By Ben Rubin
The Journal News
April 23, 2008
WEST POINT - A crew of about 30 cadets in fatigues huddled around banks
of computer screens in a command center at Thayer Hall. Camouflage
netting lined one wall of the room.
For four days this week, starting on Monday, the cadets would need to
protect a computer network of their own creation from the National
Security Agency's Red Team, professional hackers working at the Fort
Meade Army post in Maryland.
Cadets would work day and night to keep their network running, as part
of the seventh annual Cyber Defense Exercise, which pitted them against
techies from the four other service academies. The academy most
effective in protecting their network against the Red Team would win the
"It's kind of an awesome experience," said senior Andy Wolfe, 24, who
served as a cadet public affairs liaison. "The fact that we're here,
we've established all the knowledge we have and we're standing up
against one of the most professional and experienced teams in the
The cadets won the exercise, known as CDX, last year and hoped that all
their efforts would result in a repeat victory. As added motivation, the
exercise award was put at the front of the command center so everyone
knew what they were fighting for.
"We did repeat in '01 and '02, so we're looking to repeat again," said
Lt. Col. Joe Adams, director of the Information Assurance course.
The scene at Thayer yesterday was a techie's dream. The room was
well-stocked with Crunch 'n Munch, Mini Oreos and Smartfood Popcorn.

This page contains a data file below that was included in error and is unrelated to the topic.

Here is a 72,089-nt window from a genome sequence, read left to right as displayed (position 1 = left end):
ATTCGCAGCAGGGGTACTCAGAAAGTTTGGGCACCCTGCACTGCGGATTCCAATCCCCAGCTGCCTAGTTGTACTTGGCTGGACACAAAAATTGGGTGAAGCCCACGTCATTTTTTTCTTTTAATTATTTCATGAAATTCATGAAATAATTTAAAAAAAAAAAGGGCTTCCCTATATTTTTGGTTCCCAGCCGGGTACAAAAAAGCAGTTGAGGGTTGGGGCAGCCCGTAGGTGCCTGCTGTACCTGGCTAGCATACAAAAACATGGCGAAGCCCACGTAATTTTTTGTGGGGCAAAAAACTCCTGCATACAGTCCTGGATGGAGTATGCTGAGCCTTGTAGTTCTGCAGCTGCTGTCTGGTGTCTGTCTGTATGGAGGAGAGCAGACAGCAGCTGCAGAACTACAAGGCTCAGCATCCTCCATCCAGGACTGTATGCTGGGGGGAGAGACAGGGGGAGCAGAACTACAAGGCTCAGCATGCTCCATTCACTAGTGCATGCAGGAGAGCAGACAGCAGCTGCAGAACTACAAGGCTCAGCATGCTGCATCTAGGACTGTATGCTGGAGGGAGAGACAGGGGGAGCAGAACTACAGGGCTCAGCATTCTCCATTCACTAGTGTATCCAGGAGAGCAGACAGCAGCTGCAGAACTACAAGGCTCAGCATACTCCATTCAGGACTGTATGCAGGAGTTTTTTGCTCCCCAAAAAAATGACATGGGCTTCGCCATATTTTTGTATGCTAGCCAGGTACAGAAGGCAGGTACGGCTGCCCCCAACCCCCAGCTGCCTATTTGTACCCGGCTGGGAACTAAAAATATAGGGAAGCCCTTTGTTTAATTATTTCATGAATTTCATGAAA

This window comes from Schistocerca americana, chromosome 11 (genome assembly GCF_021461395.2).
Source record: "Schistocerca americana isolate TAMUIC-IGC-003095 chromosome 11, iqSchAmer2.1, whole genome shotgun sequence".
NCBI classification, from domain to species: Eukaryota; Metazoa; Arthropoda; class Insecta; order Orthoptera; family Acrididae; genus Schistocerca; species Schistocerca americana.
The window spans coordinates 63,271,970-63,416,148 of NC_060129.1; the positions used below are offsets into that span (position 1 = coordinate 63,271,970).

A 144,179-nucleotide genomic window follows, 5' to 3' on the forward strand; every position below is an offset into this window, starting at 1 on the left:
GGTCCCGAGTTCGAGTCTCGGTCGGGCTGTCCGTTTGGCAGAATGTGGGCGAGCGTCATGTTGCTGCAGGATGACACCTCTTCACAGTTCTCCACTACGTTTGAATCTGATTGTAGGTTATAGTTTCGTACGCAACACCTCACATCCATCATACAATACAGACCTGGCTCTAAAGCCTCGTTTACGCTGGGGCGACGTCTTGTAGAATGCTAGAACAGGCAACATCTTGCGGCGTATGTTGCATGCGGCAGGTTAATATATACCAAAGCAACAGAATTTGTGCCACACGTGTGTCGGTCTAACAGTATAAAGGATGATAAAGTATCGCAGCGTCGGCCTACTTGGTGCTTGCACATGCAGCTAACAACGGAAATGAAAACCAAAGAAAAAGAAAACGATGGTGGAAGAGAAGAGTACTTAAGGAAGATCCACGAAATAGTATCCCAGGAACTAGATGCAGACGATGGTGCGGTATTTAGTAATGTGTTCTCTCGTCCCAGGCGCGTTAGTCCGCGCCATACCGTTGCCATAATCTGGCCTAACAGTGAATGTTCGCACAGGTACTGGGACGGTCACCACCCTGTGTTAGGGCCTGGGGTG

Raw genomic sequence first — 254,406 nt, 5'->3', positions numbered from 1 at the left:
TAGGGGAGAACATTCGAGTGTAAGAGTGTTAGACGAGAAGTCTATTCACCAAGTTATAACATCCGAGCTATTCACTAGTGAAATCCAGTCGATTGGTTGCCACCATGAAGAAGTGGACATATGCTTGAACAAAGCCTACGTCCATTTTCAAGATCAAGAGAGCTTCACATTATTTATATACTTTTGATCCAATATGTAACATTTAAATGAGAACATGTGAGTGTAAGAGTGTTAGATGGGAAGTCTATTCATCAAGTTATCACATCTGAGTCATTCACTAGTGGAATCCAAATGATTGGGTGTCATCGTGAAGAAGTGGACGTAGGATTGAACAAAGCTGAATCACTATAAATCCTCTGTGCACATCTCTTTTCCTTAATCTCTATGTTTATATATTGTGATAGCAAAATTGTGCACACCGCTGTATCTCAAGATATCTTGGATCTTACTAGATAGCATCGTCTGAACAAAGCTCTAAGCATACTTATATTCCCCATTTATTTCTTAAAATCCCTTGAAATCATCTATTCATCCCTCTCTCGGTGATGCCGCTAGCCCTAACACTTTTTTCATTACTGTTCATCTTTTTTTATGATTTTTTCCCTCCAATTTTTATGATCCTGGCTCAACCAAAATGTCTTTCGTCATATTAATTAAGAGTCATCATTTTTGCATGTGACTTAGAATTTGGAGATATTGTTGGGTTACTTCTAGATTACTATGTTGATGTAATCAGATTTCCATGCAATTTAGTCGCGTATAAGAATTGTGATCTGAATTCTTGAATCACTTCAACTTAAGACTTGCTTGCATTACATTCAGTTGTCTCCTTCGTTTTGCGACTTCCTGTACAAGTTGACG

Laptops and computer screens were lined up on long tables, with clusters
of cadets working to protect different aspects of the network. A row of
green bars on a projector screen at the front of the room indicated that
the network was fully operational.
Seniors John Trimble, 21, and Bruce Barnes, 22, were busy poring over
data, looking for suspicious files and trying to maintain the network's
"Right now, we have someone trying to log on and bypass our security
system," Trimble said. "Right now, they've got their tentacles out and
feeling where our weaknesses are."
Soon after, the NSA operatives initiated a sudden multipronged strike
against the network, and the cadets whipped into a flurry of activity.
NSA hackers went after a weak link in the network they exploited on
Monday, while they tried to sneak into the cadets' network at a few
Within minutes, the cadets repelled the attack and breathed a collective
sigh of relief, readying for the next fusillade. The first few hours of
the day proved tougher than Monday's exercise, with the NSA hackers
making much more aggressive moves against the cadets.
"It started off pretty hot and heavy. They had a pretty good defense
going," said Maj. Anthony Vitello, a Red Team hacker working as a
mediator at the command center. "They're doing a real good job. They're
on top of their game."
The exercise goes on from 9:30 a.m. to 4 p.m. each day. After the NSA
attacks stop in the afternoon, team members slave through the night -
some even sleeping on cots at the command center - working to put the
network back in shape to take another beating the next day.
"I was here for 13 to 14 hours yesterday, and I was one of the ones that
cut out early," Trimble said.
Because most of the cadets are glued to their computers for much of the
day, one or two cadets are sent out for a food run at lunch, or some
just wait until dinnertime for foods that don't end in the letters
"We're doing pretty well. We haven't lost service yet. We only got one
breach," Wolfe said.
"This kind of situation is exactly what we're facing overseas," he
added. "So it's very good practice."
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